The current market conditions created by the COVID-19 pandemic have forced businesses across the country to grapple with a number of difficult challenges. With the stock market dropping to historic lows and closely-held family businesses experiencing a downturn in shareholder equity, many business owners may have doubts about the future of their companies. These same negative market conditions, however, have a silver lining in that they present an opportunity for business owners to take advantage of an estate planning tool known as the Grantor Retained Annuity Trust (GRAT). All of the factors that make the GRAT an attractive estate planning tool—such as low interest rates, depressed market values, and the potential for recovery on the horizon—are present now, providing the perfect time to consider the positive benefits of establishes a GRAT.

A GRAT is a trust mechanism by which the grantor transfers wealth and future appreciation in certain property to the grantor’s chosen beneficiaries (generally the grantor’s children) while receiving tax-free annuity payments over a span of years from the trust. Although gifts are generally subject to gift tax, a “zeroed-out” GRAT, otherwise known as a Walton GRAT, is a GRAT in which the value of the gift to the beneficiaries is reduced to zero. Put more simply, a Walton GRAT allows a grantor to transfer appreciation of value to beneficiaries tax free.

Another benefit of the GRAT is that the grantor is not required to completely surrender ownership and control of the property transferred to the trust. In fact, by the end of the trust term, the grantor may receive a majority of the assets previously transferred to the GRAT back from the trust. Any assets remaining in the GRAT at the expiration of the GRAT term will be transferred tax-free to the beneficiaries of the GRAT.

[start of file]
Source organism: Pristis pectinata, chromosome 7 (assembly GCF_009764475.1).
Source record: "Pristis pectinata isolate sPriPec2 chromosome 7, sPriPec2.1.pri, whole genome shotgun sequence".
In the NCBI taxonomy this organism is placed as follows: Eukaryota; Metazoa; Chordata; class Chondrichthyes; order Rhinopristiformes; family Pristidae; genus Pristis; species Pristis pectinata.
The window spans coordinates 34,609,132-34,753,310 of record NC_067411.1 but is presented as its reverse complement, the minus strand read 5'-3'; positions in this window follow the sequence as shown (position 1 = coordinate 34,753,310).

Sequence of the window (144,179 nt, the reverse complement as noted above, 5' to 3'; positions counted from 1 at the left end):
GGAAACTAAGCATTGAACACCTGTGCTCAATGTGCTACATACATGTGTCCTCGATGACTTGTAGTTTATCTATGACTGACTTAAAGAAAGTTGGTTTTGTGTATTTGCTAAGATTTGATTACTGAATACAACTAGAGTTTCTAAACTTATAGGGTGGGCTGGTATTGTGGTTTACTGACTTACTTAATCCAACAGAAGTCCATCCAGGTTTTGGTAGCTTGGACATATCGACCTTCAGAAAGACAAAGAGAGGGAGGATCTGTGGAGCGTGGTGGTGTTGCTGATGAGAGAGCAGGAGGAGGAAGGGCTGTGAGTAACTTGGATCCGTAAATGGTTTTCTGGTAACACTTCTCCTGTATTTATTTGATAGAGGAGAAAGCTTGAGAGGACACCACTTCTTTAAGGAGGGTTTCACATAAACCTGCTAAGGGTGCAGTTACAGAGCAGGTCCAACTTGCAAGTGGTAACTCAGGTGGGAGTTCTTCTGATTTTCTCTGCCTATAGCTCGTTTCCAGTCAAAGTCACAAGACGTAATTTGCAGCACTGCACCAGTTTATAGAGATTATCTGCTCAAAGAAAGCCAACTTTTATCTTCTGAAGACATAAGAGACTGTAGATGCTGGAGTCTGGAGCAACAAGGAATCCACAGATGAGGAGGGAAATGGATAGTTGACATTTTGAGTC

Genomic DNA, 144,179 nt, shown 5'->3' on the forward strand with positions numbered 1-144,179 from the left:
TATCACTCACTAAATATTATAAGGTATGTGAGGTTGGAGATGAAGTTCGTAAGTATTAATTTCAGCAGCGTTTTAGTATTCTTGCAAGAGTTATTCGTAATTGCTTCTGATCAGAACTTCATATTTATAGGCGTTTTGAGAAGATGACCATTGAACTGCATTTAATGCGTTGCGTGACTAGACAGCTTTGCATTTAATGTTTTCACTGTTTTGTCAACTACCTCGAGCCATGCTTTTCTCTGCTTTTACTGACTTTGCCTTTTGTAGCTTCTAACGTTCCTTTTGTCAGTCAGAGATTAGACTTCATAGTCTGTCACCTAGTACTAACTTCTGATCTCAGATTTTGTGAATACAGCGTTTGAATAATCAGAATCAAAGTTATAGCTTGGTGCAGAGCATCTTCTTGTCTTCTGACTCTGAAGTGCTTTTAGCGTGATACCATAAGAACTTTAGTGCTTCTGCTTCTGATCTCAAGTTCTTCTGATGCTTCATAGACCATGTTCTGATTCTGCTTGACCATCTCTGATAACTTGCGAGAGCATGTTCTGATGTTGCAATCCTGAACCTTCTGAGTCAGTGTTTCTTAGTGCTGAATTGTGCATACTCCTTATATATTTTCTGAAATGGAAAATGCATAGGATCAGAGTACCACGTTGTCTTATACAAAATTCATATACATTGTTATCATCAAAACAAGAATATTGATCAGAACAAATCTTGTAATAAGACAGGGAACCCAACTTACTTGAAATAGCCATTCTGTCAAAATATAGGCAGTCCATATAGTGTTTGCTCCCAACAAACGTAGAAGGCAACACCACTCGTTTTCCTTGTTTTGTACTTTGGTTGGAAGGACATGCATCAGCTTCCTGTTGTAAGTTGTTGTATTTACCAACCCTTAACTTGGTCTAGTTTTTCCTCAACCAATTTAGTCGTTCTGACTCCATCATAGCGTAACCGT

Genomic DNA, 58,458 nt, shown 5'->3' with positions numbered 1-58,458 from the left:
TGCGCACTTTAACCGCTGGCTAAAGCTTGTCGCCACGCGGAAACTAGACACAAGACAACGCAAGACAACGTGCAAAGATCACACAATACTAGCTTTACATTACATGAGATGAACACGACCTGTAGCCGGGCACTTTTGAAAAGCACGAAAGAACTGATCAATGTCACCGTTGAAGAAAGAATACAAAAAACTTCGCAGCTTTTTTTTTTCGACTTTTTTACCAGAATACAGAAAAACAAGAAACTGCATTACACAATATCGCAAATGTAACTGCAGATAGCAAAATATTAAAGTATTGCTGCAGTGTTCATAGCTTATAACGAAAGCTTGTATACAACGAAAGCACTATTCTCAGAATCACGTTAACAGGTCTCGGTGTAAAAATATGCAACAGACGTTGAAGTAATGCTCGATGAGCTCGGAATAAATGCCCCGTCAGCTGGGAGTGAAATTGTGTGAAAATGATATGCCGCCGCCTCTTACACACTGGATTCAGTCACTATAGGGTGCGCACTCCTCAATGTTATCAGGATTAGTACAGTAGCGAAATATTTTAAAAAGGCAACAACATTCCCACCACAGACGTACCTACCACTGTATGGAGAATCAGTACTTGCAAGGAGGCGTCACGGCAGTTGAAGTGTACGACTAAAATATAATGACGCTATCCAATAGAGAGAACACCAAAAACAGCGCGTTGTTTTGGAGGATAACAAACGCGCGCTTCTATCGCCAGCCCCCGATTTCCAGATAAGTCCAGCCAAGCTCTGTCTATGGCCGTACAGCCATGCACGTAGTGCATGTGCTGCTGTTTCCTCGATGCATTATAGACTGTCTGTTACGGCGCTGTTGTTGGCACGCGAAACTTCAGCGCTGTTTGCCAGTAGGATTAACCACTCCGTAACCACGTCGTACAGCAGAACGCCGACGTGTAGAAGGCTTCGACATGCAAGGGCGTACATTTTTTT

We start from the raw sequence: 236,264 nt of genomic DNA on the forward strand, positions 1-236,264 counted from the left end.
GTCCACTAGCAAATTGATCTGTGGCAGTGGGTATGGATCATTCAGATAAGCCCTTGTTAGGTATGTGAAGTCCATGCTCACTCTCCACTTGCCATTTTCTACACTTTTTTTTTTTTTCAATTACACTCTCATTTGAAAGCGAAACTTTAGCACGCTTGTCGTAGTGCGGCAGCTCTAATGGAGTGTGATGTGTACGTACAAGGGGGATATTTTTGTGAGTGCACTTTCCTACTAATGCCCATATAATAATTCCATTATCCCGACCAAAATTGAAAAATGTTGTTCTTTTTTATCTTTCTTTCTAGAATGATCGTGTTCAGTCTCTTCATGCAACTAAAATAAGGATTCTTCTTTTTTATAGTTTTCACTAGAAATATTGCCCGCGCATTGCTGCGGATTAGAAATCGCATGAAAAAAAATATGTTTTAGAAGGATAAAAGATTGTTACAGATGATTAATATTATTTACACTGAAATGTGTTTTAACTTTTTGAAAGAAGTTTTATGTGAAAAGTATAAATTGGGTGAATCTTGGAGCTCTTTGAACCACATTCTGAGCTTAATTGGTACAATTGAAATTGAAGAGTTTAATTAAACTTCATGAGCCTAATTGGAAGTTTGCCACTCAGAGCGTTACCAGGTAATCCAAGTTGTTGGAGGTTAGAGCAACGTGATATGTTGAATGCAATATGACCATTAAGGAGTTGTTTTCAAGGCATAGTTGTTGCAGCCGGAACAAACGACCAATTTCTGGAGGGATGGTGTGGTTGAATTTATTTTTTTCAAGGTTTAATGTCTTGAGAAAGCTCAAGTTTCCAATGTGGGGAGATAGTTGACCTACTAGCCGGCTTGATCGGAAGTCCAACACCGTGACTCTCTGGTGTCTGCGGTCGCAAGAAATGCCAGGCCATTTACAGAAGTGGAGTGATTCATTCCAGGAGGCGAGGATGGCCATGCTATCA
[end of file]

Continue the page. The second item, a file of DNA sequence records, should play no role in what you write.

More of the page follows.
The basic mechanics of the Walton GRAT are as follows. The grantor contributes to the GRAT assets that will appreciate meaningfully over the trust term. The GRAT holds the assets so contributed and pays fixed annuity payments to the grantor, which annuity payments are made in-kind using the very assets contributed to the GRAT. At the end of the trust term, after the grantor receives the final annuity payment, the trust transfers all appreciation of the assets to the beneficiaries. No matter how much the assets held by the GRAT have appreciated over the trust term, the value transferred to the designated beneficiaries will be tax-free.

For purposes of federal income tax, the grantor and the GRAT are viewed as the same person. As such, the grantor will pay income tax on the GRAT’s income. Furthermore, because the GRAT and the grantor are viewed as the same person, the GRAT may hold subchapter S corporation stock without threatening the corporation’s S election.

Two factors that determine the effectiveness of a GRAT and the value of assets that may be passed on to the designated beneficiaries gift and estate tax-free include (1) the interest rate imputed by the Internal Revenue Service on the assets of the trust and (2) the rate of anticipated growth of the trust assets. With interest rates at historic lows and current market values in limbo, now is an ideal time to establish a Walton GRAT. We would be happy to answer any additional questions you may have on the mechanics of the Walton GRAT.